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India shoots down satellite, shifting Asia’s balance of power

New Delhi: Prime Minister Narendra Modi announced on Wednesday that India had test-fired a rocket that shot down one of its own satellites, escalating the country's rivalry with China and Pakistan, and demonstrating a strategic capability in space that few countries possess.

This technological leap, which was confirmed by the Pentagon, puts India in an exclusive club of nations, along with the United States, Russia and China, that have proved their ability to destroy targets in space.

India’s anti-satellite missile launch.Credit:DRDO/Twitter

But it has potentially ominous repercussions, accelerating the space race with China and destabilising the uneasy balance of power between India and Pakistan, which are both armed with nuclear weapons. It could allow India essentially to blind an enemy by taking out its space-based communication and surveillance satellites.

Shooting down a satellite is no easy feat. In this case, scientists estimate that the satellite that India blasted apart was moving around the Earth at 17,000 mph (27,000 k/hr).

Modi made the announcement to a rapt nation just weeks before the country heads into a hotly contested election.

"India stands tall as a space power!" Modi tweeted after his announcement. He added that the entire effort had been "indigenous," accomplished entirely by Indians.

When China first successfully tested such an anti-satellite missile in 2007, it set off global concern over the growing weaponisation of space.

Many analysts now worry that the regional rivalry between India and China, the two most-populated countries in the world, has moved into space.

India's test was a "demonstration against China," said Kazuto Suzuki, an international relations professor at Hokkaido University in Japan and an expert on space security.

"The proliferation of this technology and capability would make the space order very unstable," he said.

In Washington, Air Force Lieutenant General David D. Thompson told a Senate hearing on Wednesday that India's test did occur, and that the Pentagon was aware beforehand because India had announced flight bans.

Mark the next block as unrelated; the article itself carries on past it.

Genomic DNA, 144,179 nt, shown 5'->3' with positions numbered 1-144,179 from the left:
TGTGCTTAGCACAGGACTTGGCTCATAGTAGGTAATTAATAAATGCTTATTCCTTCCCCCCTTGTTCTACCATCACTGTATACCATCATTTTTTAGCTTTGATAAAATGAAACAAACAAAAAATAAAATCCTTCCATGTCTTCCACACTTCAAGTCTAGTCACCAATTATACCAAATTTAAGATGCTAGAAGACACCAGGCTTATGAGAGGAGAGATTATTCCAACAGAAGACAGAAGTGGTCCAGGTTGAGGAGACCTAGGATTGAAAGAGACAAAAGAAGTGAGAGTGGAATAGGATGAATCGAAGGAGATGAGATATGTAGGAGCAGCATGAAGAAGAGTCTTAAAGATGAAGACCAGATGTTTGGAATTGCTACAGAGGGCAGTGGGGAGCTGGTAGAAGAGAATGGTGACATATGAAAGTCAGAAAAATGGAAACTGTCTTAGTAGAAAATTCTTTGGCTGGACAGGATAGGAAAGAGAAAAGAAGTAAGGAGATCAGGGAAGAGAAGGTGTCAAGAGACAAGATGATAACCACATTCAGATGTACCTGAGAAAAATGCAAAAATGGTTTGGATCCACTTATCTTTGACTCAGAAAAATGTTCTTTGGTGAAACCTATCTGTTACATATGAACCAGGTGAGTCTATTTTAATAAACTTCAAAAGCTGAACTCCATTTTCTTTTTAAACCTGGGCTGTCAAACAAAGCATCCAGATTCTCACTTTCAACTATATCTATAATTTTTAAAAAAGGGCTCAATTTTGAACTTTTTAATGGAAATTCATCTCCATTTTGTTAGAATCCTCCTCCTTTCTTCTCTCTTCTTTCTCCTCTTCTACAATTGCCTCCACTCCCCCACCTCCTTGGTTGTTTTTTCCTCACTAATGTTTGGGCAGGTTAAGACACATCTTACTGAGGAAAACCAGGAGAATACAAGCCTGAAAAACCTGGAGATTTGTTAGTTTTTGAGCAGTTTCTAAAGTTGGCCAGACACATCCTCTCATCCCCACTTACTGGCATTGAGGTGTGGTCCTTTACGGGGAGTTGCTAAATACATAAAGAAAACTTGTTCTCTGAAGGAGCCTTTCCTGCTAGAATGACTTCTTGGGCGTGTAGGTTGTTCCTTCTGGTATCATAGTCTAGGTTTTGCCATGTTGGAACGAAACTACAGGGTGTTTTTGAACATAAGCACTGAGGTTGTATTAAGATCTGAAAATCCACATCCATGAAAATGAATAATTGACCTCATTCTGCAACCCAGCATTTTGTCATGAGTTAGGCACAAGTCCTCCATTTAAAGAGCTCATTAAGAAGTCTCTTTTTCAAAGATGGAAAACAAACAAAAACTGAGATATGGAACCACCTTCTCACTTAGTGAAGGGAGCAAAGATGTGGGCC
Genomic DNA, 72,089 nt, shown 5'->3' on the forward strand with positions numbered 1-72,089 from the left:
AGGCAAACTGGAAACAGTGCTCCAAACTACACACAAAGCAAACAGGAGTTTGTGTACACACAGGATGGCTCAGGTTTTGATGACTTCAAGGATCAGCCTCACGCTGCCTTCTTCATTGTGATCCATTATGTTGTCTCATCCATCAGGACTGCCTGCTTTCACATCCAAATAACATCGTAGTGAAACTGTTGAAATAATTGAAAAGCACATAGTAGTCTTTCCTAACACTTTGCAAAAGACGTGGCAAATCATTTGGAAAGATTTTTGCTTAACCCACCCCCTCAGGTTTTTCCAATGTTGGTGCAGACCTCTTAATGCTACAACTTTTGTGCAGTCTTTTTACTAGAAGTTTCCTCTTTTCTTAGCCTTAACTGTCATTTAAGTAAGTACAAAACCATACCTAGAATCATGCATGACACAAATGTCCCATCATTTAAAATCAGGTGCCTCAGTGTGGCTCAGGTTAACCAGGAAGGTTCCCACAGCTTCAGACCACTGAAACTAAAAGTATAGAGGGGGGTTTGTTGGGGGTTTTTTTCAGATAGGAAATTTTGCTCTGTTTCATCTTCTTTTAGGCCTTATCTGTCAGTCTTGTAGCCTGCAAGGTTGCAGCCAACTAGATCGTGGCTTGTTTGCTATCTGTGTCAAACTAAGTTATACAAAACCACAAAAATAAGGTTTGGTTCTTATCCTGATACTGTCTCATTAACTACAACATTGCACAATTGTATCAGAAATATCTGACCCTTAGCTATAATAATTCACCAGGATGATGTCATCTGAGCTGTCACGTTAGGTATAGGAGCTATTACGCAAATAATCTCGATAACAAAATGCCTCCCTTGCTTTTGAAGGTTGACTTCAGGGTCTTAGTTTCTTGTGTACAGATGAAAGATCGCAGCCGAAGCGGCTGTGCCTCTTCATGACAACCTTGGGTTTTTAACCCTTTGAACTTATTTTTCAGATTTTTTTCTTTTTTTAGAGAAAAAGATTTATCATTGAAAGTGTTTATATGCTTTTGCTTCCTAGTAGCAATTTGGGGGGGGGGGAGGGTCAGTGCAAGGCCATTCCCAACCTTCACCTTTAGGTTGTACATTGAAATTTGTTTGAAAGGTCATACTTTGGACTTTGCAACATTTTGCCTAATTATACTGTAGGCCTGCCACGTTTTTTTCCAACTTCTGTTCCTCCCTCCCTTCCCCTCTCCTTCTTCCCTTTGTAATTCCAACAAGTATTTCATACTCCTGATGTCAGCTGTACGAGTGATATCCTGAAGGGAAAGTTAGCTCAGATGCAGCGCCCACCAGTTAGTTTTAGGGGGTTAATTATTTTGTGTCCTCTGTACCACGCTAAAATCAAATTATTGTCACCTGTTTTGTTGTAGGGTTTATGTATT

Thompson, the vice commander of the Air Force Space Command, said the launch occurred at 1.39 am US Eastern Time, and that the explosion was detected at Buckley Air Force Base in Colorado.

He said the test "struck the target vehicle" and created 270 pieces of debris that will likely increase as the debris field expands. He added that, "At this point in time, the International Space Station is not at risk."

Modi broke the news in a rare televised address to the nation, and many Indians immediately suspected that his primary objective was more political than technological.

In a little more than two weeks, India will begin holding an election — the biggest in history, with nearly 900 million registered voters — and Modi is up for re-election. Leaders in his political party have recently been heckled in public and attendance has been poor at rallies for some of his party's candidates.

Though Modi enjoyed a burst of popular support after India conducted airstrikes last month in Balakot, Pakistan, in retaliation for a deadly suicide bombing by militants against Indian forces, that news has mostly subsided.

The announcement "shows a poll-eve desperation we hadn't yet detected/suspected," tweeted Shekhar Gupta, one of India's best known political commentators. "It's just a frantic new national security headline as Balakot has faded in a month."

On Wednesday morning, Modi posted a message on Twitter, which he uses frequently, telling Indians to tune in because he was about to make a major announcement.

Many people believed the speech would be related to Pakistan; tensions had risen fast and high last month after Indian warplanes dropped several bombs on the site in Balakot where Indian authorities said anti-India militants were hiding. It is not clear what if anything the Indian air force hit.

But the next day Pakistan shot down an Indian fighter jet and captured the pilot, pushing the two nuclear-equipped nations dangerously close to a major conflict. Pakistan quickly defused the situation by releasing the pilot.